Synopses & Reviews
A hilarious and moving memoir in the spirit of Anne Lamott and Nora Ephron about a woman who returns home to her Mennonite family after a personal crisis.
The same week her husband of 15 years ditches her for a guy he met on Gay.com, a partially inebriated teenage driver smacks her VW Beetle head-on. Marriage over, body bruised, life upside-down, Rhoda does what any sensible 43-year-old would do: She goes home.
But hers is not just any home. It's a Mennonite home, the scene of her painfully uncool childhood and the bosom of her family: handsome but grouchy Dad, plain but cheerful Mom. Drinking, smoking, and slumber parties are nixed; potlucks, prune soup, and public prayer are embraced. Having long ago left the faith behind, Rhoda is surprised when the conservative community welcomes her back with open arms--and offbeat advice. She discovers that this safe, sheltered world is the perfect place to come to terms with her failed marriage and the choices that both freed and entrapped her.
"This book is not just beautiful and intelligent, but also painfully--even wincingly--funny. It is rare that I literally laugh out loud while I'm reading, but Rhoda Janzen's voice--singular, deadpan, sharp-witted, and honest--slayed me, with audible results. I have a list already of about fourteen friends who need to read this book. I will insist that they read it. Because simply put, this is the most delightful memoir I've read in ages."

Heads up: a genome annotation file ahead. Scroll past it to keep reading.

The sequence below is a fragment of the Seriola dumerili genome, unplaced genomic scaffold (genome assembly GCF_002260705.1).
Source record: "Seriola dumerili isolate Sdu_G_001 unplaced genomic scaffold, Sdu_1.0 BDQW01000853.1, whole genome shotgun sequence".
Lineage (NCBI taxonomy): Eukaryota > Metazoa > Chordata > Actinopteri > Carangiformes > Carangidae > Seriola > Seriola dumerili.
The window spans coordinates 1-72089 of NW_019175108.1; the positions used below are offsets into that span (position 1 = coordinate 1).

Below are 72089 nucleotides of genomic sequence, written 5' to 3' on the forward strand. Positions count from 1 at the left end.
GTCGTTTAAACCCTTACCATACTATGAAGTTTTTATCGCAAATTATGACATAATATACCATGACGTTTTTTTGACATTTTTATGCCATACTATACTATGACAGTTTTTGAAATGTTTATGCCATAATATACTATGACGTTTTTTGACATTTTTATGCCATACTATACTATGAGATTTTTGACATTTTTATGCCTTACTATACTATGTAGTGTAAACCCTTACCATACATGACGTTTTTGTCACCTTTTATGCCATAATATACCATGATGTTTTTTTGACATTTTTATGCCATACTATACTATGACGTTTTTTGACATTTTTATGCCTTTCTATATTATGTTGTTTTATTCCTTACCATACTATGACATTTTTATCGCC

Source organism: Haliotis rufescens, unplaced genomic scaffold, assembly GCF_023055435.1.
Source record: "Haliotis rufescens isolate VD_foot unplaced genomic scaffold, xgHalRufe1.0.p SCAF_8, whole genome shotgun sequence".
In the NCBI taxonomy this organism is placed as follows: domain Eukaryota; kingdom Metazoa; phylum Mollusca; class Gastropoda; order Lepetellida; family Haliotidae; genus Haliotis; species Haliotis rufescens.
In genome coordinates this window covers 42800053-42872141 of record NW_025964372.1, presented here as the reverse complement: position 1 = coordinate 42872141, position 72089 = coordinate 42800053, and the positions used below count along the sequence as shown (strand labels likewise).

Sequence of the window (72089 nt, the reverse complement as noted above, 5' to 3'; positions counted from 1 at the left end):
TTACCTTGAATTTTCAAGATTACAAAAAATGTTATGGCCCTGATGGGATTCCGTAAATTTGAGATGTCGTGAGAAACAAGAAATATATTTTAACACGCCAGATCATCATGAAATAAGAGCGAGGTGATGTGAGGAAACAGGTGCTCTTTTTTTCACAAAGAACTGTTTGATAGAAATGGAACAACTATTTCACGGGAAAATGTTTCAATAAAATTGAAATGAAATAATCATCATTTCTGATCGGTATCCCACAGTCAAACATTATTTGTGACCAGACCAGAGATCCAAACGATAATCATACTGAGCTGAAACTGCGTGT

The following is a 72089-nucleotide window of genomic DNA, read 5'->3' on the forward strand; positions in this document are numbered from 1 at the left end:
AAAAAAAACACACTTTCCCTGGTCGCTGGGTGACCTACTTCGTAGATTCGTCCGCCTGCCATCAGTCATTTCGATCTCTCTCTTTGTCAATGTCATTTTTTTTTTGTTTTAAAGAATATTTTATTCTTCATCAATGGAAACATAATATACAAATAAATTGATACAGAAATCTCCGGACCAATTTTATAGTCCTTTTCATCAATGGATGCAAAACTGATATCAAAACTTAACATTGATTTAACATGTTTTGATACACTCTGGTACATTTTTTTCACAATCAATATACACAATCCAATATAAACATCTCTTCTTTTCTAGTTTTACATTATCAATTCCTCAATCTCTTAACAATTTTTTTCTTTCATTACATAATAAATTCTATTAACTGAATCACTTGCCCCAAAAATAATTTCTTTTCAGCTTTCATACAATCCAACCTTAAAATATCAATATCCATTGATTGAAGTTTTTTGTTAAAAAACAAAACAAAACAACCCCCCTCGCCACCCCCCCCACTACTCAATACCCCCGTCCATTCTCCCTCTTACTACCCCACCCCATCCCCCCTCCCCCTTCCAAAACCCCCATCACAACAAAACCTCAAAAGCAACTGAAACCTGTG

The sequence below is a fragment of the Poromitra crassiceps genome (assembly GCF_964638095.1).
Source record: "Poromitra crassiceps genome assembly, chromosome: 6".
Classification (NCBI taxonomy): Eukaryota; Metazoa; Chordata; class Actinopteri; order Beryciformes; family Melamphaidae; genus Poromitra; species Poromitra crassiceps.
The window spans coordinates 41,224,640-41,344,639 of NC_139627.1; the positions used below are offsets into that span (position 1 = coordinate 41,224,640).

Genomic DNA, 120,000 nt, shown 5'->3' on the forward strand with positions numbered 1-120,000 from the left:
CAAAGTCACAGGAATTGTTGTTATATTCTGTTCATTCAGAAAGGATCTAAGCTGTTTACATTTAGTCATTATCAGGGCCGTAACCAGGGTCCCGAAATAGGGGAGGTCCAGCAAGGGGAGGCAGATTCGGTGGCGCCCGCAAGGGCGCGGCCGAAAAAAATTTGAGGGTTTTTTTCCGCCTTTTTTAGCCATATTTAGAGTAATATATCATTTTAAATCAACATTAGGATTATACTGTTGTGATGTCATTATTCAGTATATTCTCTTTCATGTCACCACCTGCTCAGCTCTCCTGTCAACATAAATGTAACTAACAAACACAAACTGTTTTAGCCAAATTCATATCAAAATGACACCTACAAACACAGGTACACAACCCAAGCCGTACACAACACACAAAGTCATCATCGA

--Elizabeth Gilbert, author of Eat, Pray, Love Elizabeth Gilbert
"Janzen is always ready to gently turn the humor back on herself . . . and women will immediately warm to the self-deprecating honesty with which she describes the efforts of friends and family to help her re-establish her emotional well-being."
--Publishers Weekly [starred review]
"Hillary Huber's narration has a sharp edge that deals effectively with the ironic humor that runs throughout this memoir."
"Wonderfully intelligent and frank . . . snort-up-your-coffee funny, breezy yet profound, and poetic without trying."
--Kate Christensen, New York Times
It was not long after she turned 40 that Rhonda Janzen's husband left her for someone he met on Gay.com and she suffered a car accident that left her with serious injuries. To cope, Rhonda Janzen returned to where she never thought she would: the Mennonite home she left as a young woman.
Written with wry humor and huge personality--and tackling faith, love, family, and aging--Mennonite in a Little Black Dress is an immensely moving memoir of healing, certain to touch anyone who has ever had to look homeward in order to move ahead.
About the Author
HILLARY HUBER had hundreds of commercial voiceovers and promos under her belt when she was bitten by the audiobook bug in 2005. She now records books on a regular basis and delights in the tradition of long form storytelling.RHONDA JANZEN holds a PhD from the University of California, Los Angeles, where she was the University of California Poet Laureate in 1994 and 1997. She is the author of Babel's Stair, a collection of poems, and her poems have also appeared in Poetry, The Yale Review, The Gettysburg Review, and The Southern Review. She teaches English and creative writing at Hope College in Holland, Michigan.